Forum: Ruby on Rails How do i switch off error wrapping for a specific field?

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D1f1c20467562fc1d8c8aa0d328def62?d=identicon&s=25 Florian Gilcher (skade)
on 2007-04-09 13:15
Hi, i have some issues with the default rails error wrapping. It wraps
errors in a div with class 'fieldsWithError', which is not good practice
in my eyes. Adding a class 'error' to the field would be much nicer.

My solution to the problem: build your own FormBuilder. Funny enough, i
found no (nice) possibility to switch error wrapping off while using the
FormHelper methods. As error_wrapping is a method in InstanceTag (and
not of FormHelper), it is pretty hard to have a FormBuilder change its
behaviour.

One possibility is to define

def initialize(object_name, object, template, options, proc)
   ActionView::Base.field_error_proc = lambda do |html_tag, instance|
                                                  html_tag
                                               end
   super(object_name, object, template, options, proc)
end

which works, but i consider it an unclean solution (as it would change
the error_proc for the whole interpreter run). Consider the case where i
use another proc for my fields but the above version of the proc for my
form - the above version would change the behaviour of all following
fields.

Another version would be to redefine InstanceTag.error_wrapping to be
empty with the same method (not nice, eighter - same Argument).

Is there a nice way to have InstanceTags ignore errors (like
:ignore_errors => true) so that i can implement them myself (a trivial
problem inside a FormBuilder). I searched the code, but I find no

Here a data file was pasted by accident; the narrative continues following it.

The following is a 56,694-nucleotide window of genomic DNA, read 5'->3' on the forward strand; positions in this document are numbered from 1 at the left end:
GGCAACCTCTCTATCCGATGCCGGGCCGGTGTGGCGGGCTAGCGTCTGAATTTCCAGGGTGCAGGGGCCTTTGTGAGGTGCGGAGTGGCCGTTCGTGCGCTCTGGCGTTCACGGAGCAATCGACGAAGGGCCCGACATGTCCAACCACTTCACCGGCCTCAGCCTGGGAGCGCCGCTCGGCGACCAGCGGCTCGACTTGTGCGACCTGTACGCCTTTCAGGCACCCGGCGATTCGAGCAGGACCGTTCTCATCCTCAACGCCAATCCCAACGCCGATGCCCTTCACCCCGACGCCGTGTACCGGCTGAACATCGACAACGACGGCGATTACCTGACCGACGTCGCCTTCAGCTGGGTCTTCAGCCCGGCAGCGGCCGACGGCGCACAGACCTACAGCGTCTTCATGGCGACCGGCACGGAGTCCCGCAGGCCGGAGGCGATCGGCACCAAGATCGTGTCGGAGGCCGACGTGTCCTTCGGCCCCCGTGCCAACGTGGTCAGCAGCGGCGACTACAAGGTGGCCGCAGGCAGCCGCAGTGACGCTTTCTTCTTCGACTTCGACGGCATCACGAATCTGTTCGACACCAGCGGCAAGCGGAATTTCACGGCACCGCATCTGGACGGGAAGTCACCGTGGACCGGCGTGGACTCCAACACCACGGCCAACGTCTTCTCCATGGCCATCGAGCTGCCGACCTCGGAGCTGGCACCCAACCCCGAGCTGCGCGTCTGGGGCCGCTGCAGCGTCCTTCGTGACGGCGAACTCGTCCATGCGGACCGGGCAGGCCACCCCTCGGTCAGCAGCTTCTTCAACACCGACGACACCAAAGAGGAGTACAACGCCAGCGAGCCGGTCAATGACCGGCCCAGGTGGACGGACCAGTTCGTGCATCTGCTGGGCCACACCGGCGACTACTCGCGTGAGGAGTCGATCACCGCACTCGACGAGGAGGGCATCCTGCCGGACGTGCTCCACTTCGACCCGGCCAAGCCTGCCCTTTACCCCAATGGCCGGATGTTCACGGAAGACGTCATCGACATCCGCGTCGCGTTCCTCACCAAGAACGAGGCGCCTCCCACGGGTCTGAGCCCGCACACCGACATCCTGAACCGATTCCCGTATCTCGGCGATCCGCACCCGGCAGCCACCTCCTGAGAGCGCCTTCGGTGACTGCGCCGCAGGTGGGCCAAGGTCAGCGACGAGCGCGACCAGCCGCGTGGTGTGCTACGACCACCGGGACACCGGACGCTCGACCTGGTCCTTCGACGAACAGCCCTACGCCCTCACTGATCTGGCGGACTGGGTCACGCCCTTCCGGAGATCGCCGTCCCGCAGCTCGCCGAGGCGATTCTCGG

convinient way. Any hints would be much appreciated.

Thanks in advance
Florian

P.S.: Optional question: Is there a plugin that handles forms like Agavi
( www.agavi.org )? Aside from it being a PHP Framework (yuk!), I do
really like the form processing by filtering the output instead of doing
it explicitly with builders. Customizing forms in rails still seems to
be a bit of work to me :/.
5030981121b21bed8aee074f68bd5074?d=identicon&s=25 Russell Norris (Guest)
on 2007-04-09 17:29
(Received via mailing list)
Or you could just add

ActionView::Base.field_error_proc = Proc.new do |html_tag, instance|
  "<span class=\"error\">#{html_tag}</span>"
end

to your config/environment.rb. I agree that using a div [block] where a
span
[inline] would work as well seems overkill but I didn't create Rails.
And
granting how awesome all the other stuff is, I think I'll let this one
slide. ;)

RSL
D1f1c20467562fc1d8c8aa0d328def62?d=identicon&s=25 Florian Gilcher (skade)
on 2007-04-09 17:45
Well, i already mentioned this ;). However, i found a method that does
just what i want (leave error handling to me for _just this builder_) it
may be a bit brutal, too, but it works just as i want:

class ErrorlessFormBuilder < FormBuilder
  def initialize(object_name, object, template, options, proc)
    super(object_name, object, template, options, proc)
  end

  def wrap_proc_with_error_deactivation(proc)
    lambda do |html_tag, instance|
      old_proc = ActionView::Base.field_error_proc
      ActionView::Base.field_error_proc = lambda do |html_tag, instance|
                                                    html_tag
                                                 end
      yield proc(html_tag, instance)
      ActionView::Base.field_error_proc = old_proc
    end
  end
end

As we do not have to worry about thread safety, this is okay :). Thanks
for the help.

I do think that rails is great, too ;). It gives me the possibility to
wrap the form proc in a proc... do that in PHP or Java ;).
5030981121b21bed8aee074f68bd5074?d=identicon&s=25 Russell Norris (Guest)
on 2007-04-09 18:00
(Received via mailing list)
You know, you _did_ mention that. Only I would have had to actually
looked
at your code and not mentally compared the length of it to the length of
that one I posted. Oopsie?

RSL
D1f1c20467562fc1d8c8aa0d328def62?d=identicon&s=25 Florian Gilcher (skade)
on 2007-04-09 18:07
Happens ;). Thanks for the bounce, my example code above has an error.
The constructor has to read:

def initialize(object_name, object, template, options, proc)
    wrap_proc_with_error_deactivation(proc)
    super(object_name, object, template, options, proc)
end
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